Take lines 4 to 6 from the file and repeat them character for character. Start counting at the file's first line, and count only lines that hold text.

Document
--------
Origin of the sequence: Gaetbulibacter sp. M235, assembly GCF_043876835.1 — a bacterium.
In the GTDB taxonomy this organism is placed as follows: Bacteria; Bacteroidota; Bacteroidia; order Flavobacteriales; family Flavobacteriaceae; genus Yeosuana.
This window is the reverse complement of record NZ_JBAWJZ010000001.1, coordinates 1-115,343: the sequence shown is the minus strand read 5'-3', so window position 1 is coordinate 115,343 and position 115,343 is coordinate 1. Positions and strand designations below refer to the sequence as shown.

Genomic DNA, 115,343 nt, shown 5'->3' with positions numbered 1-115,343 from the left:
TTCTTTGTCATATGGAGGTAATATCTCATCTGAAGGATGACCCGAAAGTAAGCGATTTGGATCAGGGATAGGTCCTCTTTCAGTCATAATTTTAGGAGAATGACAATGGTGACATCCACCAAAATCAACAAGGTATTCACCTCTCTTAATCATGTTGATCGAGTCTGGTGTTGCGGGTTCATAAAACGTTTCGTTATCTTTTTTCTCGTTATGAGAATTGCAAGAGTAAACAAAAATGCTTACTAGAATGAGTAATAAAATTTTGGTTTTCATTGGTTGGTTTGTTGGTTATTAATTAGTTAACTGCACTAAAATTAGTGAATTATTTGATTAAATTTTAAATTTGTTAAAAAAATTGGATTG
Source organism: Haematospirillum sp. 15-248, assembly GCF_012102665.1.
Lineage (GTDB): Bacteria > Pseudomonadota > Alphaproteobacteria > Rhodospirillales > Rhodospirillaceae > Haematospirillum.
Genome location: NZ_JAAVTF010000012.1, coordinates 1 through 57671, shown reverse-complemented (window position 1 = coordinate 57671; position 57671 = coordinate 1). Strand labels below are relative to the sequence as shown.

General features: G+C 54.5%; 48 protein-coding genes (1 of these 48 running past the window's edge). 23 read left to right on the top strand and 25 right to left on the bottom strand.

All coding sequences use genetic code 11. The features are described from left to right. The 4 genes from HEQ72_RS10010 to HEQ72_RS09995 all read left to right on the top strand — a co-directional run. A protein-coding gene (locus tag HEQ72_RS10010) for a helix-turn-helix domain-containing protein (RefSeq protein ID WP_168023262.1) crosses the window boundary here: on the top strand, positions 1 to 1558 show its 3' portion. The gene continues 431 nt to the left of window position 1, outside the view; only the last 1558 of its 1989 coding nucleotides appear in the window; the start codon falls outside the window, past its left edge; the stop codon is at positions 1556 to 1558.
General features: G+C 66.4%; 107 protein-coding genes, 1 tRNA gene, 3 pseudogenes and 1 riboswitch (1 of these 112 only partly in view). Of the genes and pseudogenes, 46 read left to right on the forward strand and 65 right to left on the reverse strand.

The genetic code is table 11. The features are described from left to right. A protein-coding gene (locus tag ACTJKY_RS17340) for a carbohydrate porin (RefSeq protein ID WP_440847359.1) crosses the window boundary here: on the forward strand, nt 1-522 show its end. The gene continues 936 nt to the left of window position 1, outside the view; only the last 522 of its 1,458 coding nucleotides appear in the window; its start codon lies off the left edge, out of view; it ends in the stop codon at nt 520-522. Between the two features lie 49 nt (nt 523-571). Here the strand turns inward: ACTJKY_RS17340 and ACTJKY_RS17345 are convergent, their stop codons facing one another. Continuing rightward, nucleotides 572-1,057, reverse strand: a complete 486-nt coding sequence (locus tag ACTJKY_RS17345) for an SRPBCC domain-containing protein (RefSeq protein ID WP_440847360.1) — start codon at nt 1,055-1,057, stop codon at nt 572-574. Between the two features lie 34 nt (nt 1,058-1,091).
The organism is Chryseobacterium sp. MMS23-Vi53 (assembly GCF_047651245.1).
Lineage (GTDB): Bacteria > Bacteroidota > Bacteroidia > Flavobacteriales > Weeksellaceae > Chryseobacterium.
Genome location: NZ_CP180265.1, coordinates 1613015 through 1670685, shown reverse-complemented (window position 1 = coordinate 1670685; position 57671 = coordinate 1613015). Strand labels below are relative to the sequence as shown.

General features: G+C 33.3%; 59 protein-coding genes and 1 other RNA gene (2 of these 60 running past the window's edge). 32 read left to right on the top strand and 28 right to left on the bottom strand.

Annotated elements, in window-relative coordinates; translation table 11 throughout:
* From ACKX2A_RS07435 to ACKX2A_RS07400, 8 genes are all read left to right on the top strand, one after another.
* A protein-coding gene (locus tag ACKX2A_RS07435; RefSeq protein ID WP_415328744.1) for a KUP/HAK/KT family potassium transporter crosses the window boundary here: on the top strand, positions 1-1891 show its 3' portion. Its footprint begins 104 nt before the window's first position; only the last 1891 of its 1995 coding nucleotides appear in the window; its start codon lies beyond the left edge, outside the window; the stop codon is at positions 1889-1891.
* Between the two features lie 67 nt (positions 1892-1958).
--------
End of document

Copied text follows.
Genomic DNA, 115,343 nt, shown 5'->3' with positions numbered 1-115,343 from the left:
TTCTTTGTCATATGGAGGTAATATCTCATCTGAAGGATGACCCGAAAGTAAGCGATTTGGATCAGGGATAGGTCCTCTTTCAGTCATAATTTTAGGAGAATGACAATGGTGACATCCACCAAAATCAACAAGGTATTCACCTCTCTTAATCATGTTGATCGAGTCTGGTGTTGCGGGTTCATAAAACGTTTCGTTATCTTTTTTCTCGTTATGAGAATTGCAAGAGTAAACAAAAATGCTTACTAGAATGAGTAATAAAATTTTGGTTTTCATTGGTTGGTTTGTTGGTTATTAATTAGTTAACTGCACTAAAATTAGTGAATTATTTGATTAAATTTTAAATTTGTTAAAAAAATTGGATTG
Source organism: Haematospirillum sp. 15-248, assembly GCF_012102665.1.